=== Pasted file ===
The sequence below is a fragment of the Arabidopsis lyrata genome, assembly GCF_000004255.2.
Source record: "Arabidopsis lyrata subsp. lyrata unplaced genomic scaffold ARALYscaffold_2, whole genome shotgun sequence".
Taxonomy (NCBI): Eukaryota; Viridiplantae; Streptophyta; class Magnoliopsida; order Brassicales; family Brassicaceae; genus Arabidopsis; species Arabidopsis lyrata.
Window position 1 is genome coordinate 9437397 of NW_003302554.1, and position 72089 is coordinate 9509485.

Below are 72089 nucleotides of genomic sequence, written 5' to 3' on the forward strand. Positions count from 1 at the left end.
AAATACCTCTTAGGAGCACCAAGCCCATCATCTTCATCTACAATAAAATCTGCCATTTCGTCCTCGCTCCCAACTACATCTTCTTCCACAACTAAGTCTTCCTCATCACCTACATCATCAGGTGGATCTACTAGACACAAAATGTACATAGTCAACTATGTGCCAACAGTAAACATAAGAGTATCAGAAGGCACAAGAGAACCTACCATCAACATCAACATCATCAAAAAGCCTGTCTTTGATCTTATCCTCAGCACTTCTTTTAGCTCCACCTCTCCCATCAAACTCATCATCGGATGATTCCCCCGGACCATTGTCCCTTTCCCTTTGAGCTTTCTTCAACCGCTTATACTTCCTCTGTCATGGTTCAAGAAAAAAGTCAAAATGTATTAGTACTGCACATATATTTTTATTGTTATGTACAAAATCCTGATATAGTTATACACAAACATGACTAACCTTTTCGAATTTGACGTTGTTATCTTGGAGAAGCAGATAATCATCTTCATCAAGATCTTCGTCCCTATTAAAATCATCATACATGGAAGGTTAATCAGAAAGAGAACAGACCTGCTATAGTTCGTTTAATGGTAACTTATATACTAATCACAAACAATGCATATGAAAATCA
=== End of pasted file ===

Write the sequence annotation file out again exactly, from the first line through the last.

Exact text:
The sequence below is a fragment of the Arabidopsis lyrata genome, assembly GCF_000004255.2.
Source record: "Arabidopsis lyrata subsp. lyrata unplaced genomic scaffold ARALYscaffold_2, whole genome shotgun sequence".
Taxonomy (NCBI): Eukaryota; Viridiplantae; Streptophyta; class Magnoliopsida; order Brassicales; family Brassicaceae; genus Arabidopsis; species Arabidopsis lyrata.
Window position 1 is genome coordinate 9437397 of NW_003302554.1, and position 72089 is coordinate 9509485.

Below are 72089 nucleotides of genomic sequence, written 5' to 3' on the forward strand. Positions count from 1 at the left end.
AAATACCTCTTAGGAGCACCAAGCCCATCATCTTCATCTACAATAAAATCTGCCATTTCGTCCTCGCTCCCAACTACATCTTCTTCCACAACTAAGTCTTCCTCATCACCTACATCATCAGGTGGATCTACTAGACACAAAATGTACATAGTCAACTATGTGCCAACAGTAAACATAAGAGTATCAGAAGGCACAAGAGAACCTACCATCAACATCAACATCATCAAAAAGCCTGTCTTTGATCTTATCCTCAGCACTTCTTTTAGCTCCACCTCTCCCATCAAACTCATCATCGGATGATTCCCCCGGACCATTGTCCCTTTCCCTTTGAGCTTTCTTCAACCGCTTATACTTCCTCTGTCATGGTTCAAGAAAAAAGTCAAAATGTATTAGTACTGCACATATATTTTTATTGTTATGTACAAAATCCTGATATAGTTATACACAAACATGACTAACCTTTTCGAATTTGACGTTGTTATCTTGGAGAAGCAGATAATCATCTTCATCAAGATCTTCGTCCCTATTAAAATCATCATACATGGAAGGTTAATCAGAAAGAGAACAGACCTGCTATAGTTCGTTTAATGGTAACTTATATACTAATCACAAACAATGCATATGAAAATCA